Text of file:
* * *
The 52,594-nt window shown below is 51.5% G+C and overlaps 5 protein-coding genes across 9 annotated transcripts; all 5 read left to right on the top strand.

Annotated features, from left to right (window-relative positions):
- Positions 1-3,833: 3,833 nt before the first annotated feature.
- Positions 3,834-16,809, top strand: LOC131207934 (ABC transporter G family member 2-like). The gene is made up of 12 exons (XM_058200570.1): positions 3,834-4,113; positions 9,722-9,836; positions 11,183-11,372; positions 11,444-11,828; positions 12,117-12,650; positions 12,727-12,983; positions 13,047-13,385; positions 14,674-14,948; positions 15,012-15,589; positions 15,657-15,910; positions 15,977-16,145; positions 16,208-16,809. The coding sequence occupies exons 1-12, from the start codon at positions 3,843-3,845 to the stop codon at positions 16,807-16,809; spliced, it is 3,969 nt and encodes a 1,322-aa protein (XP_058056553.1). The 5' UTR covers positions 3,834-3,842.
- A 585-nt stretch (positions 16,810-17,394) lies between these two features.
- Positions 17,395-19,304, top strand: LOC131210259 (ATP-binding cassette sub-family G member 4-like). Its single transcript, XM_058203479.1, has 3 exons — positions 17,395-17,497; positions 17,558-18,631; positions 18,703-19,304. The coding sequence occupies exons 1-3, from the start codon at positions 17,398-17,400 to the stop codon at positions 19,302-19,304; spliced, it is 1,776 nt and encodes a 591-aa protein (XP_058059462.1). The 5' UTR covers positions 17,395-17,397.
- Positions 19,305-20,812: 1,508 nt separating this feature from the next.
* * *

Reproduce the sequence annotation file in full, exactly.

The 52,594-nt window shown below is 51.5% G+C and overlaps 5 protein-coding genes across 9 annotated transcripts; all 5 read left to right on the top strand.

Annotated features, from left to right (window-relative positions):
- Positions 1-3,833: 3,833 nt before the first annotated feature.
- Positions 3,834-16,809, top strand: LOC131207934 (ABC transporter G family member 2-like). The gene is made up of 12 exons (XM_058200570.1): positions 3,834-4,113; positions 9,722-9,836; positions 11,183-11,372; positions 11,444-11,828; positions 12,117-12,650; positions 12,727-12,983; positions 13,047-13,385; positions 14,674-14,948; positions 15,012-15,589; positions 15,657-15,910; positions 15,977-16,145; positions 16,208-16,809. The coding sequence occupies exons 1-12, from the start codon at positions 3,843-3,845 to the stop codon at positions 16,807-16,809; spliced, it is 3,969 nt and encodes a 1,322-aa protein (XP_058056553.1). The 5' UTR covers positions 3,834-3,842.
- A 585-nt stretch (positions 16,810-17,394) lies between these two features.
- Positions 17,395-19,304, top strand: LOC131210259 (ATP-binding cassette sub-family G member 4-like). Its single transcript, XM_058203479.1, has 3 exons — positions 17,395-17,497; positions 17,558-18,631; positions 18,703-19,304. The coding sequence occupies exons 1-3, from the start codon at positions 17,398-17,400 to the stop codon at positions 19,302-19,304; spliced, it is 1,776 nt and encodes a 591-aa protein (XP_058059462.1). The 5' UTR covers positions 17,395-17,397.
- Positions 19,305-20,812: 1,508 nt separating this feature from the next.